– Steven Weinberg, from his summary talk for the 26th International Conference on High Energy Physics at Dallas in 1992.

To return to gravity, each subatomic particle is itself a small sphere of orbiting charges, which will be distorted in an external electric field to form an electric dipole. Since each particle is free to rotate, the dipoles will align themselves with the field so that they always attract each other. Chemists who deal with dipolar molecules have already noted the similarity of their interactions to that of gravity. The distortion of the subatomic particles is exceedingly small and so the dipole is exceedingly weak. That accounts for the difference between the naked electric force and the gravitational force of some 40 powers of ten. An immediate objection to this model is that the force between dipoles falls off with the cube of the distance, while gravity diminishes with the square of the distance. But Newton’s law operates counter-intuitively as if the entire mass of the Earth were concentrated at the center of the Earth. The electrical model must take into account the real situation and integrate the effect of all of the dipoles throughout the Earth. The result is the usual inverse square relationship.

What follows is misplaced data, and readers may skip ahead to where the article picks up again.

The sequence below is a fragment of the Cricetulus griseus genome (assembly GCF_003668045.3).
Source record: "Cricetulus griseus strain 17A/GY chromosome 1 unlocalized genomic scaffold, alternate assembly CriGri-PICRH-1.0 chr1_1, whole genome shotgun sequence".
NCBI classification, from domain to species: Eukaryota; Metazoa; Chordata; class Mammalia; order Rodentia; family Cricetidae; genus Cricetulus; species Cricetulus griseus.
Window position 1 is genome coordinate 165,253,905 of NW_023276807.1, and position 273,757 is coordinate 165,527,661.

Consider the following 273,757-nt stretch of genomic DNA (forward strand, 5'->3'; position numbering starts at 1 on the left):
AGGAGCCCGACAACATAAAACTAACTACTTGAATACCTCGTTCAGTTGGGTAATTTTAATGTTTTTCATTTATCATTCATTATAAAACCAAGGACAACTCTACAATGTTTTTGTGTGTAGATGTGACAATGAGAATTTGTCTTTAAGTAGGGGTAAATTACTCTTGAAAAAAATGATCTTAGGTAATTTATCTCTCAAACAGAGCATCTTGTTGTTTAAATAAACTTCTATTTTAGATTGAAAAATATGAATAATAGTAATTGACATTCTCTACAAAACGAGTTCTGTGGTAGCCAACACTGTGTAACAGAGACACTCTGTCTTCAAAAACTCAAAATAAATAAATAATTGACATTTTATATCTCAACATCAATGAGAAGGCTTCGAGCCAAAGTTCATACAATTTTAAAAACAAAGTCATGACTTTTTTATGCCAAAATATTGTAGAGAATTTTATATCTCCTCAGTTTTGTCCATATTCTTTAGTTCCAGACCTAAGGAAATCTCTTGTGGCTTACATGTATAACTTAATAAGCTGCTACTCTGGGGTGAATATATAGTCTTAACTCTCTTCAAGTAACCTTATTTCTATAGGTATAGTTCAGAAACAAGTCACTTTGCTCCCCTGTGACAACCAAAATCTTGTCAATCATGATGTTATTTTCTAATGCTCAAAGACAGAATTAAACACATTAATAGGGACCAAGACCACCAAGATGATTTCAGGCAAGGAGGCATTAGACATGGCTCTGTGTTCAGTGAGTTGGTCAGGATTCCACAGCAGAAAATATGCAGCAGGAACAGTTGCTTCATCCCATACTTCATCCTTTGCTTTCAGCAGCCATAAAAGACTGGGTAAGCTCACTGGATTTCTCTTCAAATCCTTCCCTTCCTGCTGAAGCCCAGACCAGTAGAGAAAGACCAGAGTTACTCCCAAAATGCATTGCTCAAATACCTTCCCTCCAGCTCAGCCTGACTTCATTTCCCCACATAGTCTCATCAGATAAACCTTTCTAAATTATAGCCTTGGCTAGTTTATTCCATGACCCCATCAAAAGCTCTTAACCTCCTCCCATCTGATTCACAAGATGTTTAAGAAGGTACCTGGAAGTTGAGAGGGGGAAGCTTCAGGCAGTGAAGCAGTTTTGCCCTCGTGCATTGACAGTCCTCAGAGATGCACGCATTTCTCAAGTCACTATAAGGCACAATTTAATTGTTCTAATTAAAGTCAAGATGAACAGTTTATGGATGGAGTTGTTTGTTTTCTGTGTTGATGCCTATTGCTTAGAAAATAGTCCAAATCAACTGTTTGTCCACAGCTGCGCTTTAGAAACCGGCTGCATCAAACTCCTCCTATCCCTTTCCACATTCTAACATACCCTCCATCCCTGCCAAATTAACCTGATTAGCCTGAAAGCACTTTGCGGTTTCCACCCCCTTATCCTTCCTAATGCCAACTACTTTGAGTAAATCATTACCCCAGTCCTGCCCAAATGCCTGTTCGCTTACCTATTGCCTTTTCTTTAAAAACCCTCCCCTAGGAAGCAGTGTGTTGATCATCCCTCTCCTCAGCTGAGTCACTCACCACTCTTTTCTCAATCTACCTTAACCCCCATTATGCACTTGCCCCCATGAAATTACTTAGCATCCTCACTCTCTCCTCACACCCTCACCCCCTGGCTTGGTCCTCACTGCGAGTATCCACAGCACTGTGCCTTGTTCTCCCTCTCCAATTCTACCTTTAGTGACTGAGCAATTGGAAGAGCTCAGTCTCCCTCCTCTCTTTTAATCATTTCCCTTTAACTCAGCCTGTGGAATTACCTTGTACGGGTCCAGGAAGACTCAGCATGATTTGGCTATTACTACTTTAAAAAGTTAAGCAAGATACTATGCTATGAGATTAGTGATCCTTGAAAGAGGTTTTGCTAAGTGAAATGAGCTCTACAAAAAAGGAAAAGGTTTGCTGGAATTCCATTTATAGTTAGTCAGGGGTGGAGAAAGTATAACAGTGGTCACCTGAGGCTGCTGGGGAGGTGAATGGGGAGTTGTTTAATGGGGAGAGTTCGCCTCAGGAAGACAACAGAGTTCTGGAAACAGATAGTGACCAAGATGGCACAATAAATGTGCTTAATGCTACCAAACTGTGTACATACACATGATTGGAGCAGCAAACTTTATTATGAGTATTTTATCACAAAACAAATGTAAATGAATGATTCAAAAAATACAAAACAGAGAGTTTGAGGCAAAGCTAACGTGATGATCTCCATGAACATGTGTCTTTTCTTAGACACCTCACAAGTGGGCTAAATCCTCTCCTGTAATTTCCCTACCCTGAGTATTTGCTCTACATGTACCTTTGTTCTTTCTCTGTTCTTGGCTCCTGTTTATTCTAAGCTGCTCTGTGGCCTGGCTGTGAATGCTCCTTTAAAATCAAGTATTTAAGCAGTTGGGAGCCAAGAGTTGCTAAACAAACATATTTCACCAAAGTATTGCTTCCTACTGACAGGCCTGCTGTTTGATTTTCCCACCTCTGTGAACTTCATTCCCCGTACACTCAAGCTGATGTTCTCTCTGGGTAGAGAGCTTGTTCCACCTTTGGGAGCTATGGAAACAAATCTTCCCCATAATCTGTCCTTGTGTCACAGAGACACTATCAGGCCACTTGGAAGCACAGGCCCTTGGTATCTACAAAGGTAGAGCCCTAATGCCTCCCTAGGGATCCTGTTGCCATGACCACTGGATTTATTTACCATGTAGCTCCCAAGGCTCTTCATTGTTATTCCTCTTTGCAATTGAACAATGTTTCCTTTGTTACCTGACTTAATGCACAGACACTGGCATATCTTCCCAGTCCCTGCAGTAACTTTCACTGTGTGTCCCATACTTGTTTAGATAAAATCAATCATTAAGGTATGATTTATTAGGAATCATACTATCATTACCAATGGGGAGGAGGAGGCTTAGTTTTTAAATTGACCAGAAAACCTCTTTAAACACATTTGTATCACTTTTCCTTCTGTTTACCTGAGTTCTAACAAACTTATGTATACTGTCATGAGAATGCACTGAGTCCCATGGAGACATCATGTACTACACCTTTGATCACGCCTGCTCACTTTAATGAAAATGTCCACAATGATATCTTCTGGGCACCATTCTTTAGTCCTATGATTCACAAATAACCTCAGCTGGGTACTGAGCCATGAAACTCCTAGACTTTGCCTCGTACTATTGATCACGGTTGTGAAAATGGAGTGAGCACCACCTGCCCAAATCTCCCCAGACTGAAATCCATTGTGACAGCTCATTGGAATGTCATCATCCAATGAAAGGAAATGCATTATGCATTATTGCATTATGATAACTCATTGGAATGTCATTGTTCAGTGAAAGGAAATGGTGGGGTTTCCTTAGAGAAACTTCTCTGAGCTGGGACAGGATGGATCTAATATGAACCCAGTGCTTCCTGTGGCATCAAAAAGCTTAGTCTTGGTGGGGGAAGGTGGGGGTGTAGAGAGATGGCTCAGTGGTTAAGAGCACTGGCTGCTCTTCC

Newton developed a mathematical expression that related an apparent force, gravity, between ponderous objects, to their masses and the distance between them. The expression involved a constant, G, given the grand title of the Universal Gravitation Constant, with no evidence whatsoever of its universality or its constancy. The electrical model of gravity has G a variable that depends also upon the charge distribution in the body. That would explain why G is the most ill defined “constant” in physics.

The New Scientist report goes on to mention that:

“Podkletnov’s only current collaboration is with Giovanni Modanese, an Italian physicist who is trying to build a theoretical explanation for Podkletnov’s results. But because physicists have such a poor understanding of the mechanisms behind both gravity and high-temperature superconductivity, his explanations are necessarily vague. He suggests that quantum processes within the superconducting material are interacting with quantum processes in the gravitational field. But, he admits, he can’t go far with the work because there are too many unknowns.”